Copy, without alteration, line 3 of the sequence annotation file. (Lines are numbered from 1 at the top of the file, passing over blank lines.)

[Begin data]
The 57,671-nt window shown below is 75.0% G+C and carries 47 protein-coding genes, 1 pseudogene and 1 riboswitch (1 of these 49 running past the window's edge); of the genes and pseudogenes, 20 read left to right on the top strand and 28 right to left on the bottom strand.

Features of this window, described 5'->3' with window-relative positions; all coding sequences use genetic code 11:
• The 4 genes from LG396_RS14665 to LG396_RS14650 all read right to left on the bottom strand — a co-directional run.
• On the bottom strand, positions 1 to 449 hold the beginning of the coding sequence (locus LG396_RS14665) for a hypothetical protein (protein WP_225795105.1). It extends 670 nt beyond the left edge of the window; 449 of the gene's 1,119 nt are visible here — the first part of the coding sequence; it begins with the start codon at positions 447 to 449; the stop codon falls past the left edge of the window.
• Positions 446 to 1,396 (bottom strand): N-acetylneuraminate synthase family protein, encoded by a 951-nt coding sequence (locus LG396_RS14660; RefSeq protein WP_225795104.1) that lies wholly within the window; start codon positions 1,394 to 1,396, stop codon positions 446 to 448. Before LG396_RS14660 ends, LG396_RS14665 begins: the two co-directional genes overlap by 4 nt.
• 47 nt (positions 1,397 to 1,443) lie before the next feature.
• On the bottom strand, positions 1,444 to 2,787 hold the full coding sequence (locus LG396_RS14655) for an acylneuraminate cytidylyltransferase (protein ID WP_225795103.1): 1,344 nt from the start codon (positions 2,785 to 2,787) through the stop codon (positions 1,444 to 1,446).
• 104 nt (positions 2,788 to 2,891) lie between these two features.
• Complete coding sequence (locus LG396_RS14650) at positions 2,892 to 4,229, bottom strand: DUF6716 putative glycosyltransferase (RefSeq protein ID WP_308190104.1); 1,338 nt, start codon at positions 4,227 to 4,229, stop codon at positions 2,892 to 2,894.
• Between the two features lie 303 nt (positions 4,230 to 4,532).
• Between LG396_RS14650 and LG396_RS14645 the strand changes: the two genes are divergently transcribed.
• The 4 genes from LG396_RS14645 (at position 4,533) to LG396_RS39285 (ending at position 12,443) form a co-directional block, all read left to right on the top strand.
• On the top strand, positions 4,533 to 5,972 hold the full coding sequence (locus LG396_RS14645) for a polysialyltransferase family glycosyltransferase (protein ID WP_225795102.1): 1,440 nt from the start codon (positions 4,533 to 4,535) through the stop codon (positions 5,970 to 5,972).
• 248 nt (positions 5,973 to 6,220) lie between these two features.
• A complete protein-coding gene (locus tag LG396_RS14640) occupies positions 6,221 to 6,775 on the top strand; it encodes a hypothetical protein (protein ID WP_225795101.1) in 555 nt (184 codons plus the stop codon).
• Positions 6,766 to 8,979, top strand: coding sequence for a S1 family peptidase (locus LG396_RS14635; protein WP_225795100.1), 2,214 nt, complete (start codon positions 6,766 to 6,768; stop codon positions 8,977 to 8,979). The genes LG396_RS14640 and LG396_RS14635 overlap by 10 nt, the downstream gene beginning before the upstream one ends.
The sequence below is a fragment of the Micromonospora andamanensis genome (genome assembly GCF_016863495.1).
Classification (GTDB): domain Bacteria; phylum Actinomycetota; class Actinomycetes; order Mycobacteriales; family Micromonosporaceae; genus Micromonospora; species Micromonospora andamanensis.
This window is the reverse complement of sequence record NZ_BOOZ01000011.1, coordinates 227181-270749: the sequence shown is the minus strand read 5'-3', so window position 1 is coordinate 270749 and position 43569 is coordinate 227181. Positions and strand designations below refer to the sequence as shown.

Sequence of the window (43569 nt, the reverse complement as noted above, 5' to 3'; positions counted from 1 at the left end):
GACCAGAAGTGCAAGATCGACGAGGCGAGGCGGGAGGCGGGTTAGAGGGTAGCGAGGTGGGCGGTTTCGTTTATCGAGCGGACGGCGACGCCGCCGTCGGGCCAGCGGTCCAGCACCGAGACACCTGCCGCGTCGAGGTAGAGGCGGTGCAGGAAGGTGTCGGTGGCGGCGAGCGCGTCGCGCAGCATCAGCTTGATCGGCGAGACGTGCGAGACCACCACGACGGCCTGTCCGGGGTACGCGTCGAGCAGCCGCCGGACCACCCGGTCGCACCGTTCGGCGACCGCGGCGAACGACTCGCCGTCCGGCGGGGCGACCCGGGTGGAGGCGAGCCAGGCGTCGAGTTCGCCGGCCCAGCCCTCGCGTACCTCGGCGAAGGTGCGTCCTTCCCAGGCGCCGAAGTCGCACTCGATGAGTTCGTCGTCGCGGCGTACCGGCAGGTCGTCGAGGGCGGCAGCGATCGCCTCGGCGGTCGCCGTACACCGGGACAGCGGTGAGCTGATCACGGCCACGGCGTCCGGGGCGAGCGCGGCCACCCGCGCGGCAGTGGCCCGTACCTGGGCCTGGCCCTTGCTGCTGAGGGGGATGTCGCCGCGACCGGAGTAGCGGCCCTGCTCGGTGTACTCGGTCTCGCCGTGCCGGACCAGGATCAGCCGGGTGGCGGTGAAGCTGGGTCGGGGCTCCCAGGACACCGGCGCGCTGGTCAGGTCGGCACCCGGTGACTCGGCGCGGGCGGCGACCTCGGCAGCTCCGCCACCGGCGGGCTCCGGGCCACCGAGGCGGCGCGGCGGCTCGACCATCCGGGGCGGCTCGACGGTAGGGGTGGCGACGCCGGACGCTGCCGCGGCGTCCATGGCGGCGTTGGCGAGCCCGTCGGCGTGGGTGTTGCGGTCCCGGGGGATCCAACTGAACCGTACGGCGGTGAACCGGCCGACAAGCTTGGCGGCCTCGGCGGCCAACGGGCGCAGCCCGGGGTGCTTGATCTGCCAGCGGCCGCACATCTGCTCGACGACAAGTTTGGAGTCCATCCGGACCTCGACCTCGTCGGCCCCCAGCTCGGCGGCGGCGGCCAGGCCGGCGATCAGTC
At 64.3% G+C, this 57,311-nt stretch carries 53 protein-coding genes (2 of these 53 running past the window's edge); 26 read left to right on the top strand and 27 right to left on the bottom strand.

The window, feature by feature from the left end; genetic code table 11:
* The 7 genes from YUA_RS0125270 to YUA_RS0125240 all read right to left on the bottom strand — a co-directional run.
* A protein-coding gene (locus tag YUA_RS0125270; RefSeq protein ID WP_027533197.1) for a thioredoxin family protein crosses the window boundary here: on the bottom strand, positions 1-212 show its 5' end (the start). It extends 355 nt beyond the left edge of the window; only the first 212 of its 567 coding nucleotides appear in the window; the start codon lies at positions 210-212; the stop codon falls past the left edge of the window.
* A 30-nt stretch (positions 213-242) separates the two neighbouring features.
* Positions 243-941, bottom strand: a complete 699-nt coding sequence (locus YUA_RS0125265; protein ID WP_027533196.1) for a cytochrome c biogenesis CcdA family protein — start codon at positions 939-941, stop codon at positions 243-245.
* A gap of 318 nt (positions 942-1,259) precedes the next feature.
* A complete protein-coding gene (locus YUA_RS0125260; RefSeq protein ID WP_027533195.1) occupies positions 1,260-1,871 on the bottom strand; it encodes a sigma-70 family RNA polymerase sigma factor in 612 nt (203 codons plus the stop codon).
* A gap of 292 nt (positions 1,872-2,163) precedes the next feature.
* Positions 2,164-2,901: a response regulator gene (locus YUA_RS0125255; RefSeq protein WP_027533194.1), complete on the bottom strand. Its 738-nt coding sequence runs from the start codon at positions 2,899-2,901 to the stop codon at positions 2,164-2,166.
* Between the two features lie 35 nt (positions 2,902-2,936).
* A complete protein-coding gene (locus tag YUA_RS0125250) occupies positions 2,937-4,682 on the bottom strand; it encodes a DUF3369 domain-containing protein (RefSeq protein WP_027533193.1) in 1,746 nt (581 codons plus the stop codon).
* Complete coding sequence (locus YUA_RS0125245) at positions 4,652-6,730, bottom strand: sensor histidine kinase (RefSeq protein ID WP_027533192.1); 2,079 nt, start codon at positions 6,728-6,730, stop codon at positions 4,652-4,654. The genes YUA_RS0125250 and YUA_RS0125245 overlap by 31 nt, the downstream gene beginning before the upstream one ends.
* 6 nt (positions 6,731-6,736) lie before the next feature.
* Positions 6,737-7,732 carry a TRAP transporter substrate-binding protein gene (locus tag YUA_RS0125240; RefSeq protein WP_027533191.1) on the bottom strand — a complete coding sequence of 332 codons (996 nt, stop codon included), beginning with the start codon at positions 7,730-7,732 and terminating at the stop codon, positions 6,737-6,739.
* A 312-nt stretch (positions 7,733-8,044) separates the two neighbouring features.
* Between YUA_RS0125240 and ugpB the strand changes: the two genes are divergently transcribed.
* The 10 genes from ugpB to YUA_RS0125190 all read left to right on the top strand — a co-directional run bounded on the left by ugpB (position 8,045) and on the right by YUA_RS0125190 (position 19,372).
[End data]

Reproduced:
• The 4 genes from LG396_RS14665 to LG396_RS14650 all read right to left on the bottom strand — a co-directional run.